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Professor of the University of Toledo College of Law discusses “The Forgotten Bill of Rights” to panel of BGSU students

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Evan Zoldan, University of Toledo of law assistant professor

Evan Zoldan, assistant professor at the University of Toledo College of law, came to the University on Constitution Day to host a discussion at the Pallister conference room in the Jerome Library.

His speech, entitled, “The Forgotten Bill of Rights: Individual Rights in the Original Constitution” focused on specific principles in the original Constitution that he thinks “get ignored.”

“The question that I was asking today was whether the individual rights in the original Constitution including the Bill of Attainder clause, the Ex Post Factos clause, and the Title of Nobility clause can be in a way considered a forgotten bill of rights,” Zoldan said.

He also said if the principle he was describing were to have some resonance with courts and legislatures, “it would help reduce legislation that I think is not great legislation.”

Both teachers and students showed up to listen to Zoldan.

“I was here because I’m very interested in law,” said Tiara Bostock, a junior and political science major. “We were talking about Ex Post Factos law [in class] and I wanted to learn more about that.”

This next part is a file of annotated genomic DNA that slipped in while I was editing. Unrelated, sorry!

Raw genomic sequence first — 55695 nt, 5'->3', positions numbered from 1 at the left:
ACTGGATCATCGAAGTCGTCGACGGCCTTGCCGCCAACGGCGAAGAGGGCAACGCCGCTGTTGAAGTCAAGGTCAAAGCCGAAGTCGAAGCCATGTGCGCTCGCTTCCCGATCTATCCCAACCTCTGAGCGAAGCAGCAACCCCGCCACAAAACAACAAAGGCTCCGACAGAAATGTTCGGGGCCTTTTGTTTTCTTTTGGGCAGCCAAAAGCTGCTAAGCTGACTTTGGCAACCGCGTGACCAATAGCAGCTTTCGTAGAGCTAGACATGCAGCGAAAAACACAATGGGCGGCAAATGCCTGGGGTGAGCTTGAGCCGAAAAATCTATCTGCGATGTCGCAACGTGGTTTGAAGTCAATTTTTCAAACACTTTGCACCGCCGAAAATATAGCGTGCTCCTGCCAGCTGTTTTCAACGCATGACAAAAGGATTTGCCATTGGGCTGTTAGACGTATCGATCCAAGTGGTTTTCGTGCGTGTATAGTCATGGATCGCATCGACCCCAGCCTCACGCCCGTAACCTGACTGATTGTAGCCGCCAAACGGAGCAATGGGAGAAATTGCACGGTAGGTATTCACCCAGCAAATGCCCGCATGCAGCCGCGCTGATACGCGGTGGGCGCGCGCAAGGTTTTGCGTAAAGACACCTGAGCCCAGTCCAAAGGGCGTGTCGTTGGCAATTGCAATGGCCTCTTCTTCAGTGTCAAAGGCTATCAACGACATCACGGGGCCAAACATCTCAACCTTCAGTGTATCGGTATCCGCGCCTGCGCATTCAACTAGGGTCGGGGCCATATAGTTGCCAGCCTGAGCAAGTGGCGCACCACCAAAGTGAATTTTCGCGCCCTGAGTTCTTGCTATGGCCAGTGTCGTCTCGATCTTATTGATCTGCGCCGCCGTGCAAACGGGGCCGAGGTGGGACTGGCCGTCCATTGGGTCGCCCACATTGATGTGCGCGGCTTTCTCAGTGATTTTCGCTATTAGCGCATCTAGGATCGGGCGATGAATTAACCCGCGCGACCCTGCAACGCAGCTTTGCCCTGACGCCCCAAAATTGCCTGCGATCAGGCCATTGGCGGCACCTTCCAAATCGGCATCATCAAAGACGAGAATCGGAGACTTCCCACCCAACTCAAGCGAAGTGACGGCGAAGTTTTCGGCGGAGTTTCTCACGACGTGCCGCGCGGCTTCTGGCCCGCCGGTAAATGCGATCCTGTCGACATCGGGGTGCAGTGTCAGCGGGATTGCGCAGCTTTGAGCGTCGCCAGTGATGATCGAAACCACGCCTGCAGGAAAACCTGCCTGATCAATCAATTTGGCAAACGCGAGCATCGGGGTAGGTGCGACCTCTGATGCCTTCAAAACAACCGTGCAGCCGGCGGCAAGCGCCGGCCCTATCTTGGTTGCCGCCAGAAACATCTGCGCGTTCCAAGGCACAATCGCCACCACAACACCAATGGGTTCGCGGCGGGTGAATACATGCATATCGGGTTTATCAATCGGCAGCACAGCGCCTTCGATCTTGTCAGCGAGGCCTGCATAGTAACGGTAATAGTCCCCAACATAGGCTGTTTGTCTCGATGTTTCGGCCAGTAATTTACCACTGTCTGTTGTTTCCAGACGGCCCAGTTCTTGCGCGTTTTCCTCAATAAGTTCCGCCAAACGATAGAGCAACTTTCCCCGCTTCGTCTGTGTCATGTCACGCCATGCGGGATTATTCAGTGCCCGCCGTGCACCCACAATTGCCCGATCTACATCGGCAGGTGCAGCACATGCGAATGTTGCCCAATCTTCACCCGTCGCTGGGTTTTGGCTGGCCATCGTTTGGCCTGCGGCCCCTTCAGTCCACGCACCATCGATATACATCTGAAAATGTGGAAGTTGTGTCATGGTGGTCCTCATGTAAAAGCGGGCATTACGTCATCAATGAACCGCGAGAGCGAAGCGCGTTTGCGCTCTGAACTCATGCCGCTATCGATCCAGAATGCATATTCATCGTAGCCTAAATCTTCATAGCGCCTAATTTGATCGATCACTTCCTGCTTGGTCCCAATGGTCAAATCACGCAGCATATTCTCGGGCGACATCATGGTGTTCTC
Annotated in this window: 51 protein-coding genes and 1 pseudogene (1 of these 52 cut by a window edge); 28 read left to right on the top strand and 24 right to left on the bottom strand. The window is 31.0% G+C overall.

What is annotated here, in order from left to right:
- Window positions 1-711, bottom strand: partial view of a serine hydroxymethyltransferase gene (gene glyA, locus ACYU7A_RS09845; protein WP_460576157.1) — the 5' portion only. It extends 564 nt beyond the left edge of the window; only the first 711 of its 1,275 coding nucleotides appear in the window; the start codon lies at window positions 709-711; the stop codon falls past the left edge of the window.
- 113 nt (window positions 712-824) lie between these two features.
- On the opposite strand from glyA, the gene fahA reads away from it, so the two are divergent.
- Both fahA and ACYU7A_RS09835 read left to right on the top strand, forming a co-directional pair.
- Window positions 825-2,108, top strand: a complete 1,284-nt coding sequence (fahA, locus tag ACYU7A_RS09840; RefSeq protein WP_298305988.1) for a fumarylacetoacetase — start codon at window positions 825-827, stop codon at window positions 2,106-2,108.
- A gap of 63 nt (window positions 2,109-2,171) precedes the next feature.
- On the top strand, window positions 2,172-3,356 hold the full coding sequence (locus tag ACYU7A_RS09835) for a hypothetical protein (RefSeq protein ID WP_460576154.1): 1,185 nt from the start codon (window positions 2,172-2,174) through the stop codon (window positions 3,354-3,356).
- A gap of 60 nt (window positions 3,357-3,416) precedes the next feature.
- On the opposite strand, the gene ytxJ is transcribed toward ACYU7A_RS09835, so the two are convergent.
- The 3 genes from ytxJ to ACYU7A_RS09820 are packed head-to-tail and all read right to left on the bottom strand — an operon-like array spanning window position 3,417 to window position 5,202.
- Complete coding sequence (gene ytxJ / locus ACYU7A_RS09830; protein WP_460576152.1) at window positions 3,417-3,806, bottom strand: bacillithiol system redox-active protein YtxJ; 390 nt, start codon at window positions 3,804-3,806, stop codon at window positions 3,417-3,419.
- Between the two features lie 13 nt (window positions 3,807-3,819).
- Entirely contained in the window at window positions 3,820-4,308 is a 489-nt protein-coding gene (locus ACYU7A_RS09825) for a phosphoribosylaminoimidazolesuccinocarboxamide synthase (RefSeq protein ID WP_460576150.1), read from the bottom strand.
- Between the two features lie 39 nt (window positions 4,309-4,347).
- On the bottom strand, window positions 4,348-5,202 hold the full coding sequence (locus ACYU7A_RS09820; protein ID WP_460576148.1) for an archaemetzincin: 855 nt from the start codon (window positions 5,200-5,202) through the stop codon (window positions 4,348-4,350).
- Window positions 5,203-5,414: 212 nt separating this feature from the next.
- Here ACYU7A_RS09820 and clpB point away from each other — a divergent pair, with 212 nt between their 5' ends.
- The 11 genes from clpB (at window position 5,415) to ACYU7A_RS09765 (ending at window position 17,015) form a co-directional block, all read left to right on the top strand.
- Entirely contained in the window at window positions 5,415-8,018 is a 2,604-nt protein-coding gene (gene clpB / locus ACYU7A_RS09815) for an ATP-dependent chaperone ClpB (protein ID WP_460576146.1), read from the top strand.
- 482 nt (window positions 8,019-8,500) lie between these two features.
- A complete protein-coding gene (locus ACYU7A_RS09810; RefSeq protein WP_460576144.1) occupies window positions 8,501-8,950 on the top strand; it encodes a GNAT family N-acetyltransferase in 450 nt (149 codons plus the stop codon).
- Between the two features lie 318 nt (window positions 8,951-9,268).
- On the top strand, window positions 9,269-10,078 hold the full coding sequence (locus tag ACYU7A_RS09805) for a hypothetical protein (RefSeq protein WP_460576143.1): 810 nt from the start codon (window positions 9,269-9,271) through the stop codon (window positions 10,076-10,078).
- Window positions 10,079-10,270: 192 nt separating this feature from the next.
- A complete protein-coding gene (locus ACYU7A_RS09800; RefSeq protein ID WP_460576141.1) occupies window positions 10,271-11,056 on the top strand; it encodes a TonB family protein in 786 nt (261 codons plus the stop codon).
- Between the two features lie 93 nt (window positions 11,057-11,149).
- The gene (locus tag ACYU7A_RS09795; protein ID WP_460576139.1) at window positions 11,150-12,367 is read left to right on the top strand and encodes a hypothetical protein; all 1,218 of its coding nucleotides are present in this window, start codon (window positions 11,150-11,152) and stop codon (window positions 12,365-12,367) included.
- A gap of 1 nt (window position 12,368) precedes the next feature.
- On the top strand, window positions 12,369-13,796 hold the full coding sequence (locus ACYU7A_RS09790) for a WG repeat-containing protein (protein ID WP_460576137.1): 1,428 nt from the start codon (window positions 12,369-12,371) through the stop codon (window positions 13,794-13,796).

Bostock is taking a class on constitution law and many of her classmates also were at the event to learn about the forgotten bill.

“It was helpful,” she said. “It related to a lot of the things we’ve been talking about [in class].”

Leila Kawar, political science professor, also attended with her class for similar reasons.

“We’ve been reading the original Constitution and reading about how judges interpret it. And basically what Evan Zoldan is saying is that he thinks judges should interpret it in the way in which he has laid out,” she said.

The speech lasted about 20 minutes and was followed by a question and answer session. Attendees were able to ask specific questions related to individual rights that ranged from topics from the Patriot Act to Edward Snowden.

Zoldan provided a legal perspective and gave his personal opinions on those subjects, among many others.

During the reception at the conclusion of the event Zoldan was asked for advice to students considering a career in law. He suggests that any students considering going to law school should sit in on a class to see what its like.

“Number one, I will say that it is a great profession and law school itself,” he said. “I thought was a lot of fun.”

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